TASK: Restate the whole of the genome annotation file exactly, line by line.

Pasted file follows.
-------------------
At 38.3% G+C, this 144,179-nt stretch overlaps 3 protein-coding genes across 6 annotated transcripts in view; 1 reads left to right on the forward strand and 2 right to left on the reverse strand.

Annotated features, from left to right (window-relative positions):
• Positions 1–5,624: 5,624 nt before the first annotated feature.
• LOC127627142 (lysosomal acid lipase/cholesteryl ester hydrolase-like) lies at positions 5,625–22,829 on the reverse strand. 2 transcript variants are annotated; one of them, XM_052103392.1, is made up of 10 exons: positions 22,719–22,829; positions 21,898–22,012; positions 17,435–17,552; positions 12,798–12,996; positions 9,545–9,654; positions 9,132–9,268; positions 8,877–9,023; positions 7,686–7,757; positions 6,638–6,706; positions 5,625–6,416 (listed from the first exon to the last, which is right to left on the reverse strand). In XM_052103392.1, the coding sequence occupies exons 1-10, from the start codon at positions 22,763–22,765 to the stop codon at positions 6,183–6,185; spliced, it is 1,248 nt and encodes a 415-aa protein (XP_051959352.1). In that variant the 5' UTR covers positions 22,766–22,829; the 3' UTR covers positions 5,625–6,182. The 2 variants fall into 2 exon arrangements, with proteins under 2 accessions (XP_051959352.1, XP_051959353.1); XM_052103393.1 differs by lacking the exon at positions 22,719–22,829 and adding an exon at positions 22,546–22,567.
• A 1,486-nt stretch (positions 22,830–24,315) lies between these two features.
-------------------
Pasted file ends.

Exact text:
At 38.3% G+C, this 144,179-nt stretch overlaps 3 protein-coding genes across 6 annotated transcripts in view; 1 reads left to right on the forward strand and 2 right to left on the reverse strand.

Annotated features, from left to right (window-relative positions):
• Positions 1–5,624: 5,624 nt before the first annotated feature.
• LOC127627142 (lysosomal acid lipase/cholesteryl ester hydrolase-like) lies at positions 5,625–22,829 on the reverse strand. 2 transcript variants are annotated; one of them, XM_052103392.1, is made up of 10 exons: positions 22,719–22,829; positions 21,898–22,012; positions 17,435–17,552; positions 12,798–12,996; positions 9,545–9,654; positions 9,132–9,268; positions 8,877–9,023; positions 7,686–7,757; positions 6,638–6,706; positions 5,625–6,416 (listed from the first exon to the last, which is right to left on the reverse strand). In XM_052103392.1, the coding sequence occupies exons 1-10, from the start codon at positions 22,763–22,765 to the stop codon at positions 6,183–6,185; spliced, it is 1,248 nt and encodes a 415-aa protein (XP_051959352.1). In that variant the 5' UTR covers positions 22,766–22,829; the 3' UTR covers positions 5,625–6,182. The 2 variants fall into 2 exon arrangements, with proteins under 2 accessions (XP_051959352.1, XP_051959353.1); XM_052103393.1 differs by lacking the exon at positions 22,719–22,829 and adding an exon at positions 22,546–22,567.
• A 1,486-nt stretch (positions 22,830–24,315) lies between these two features.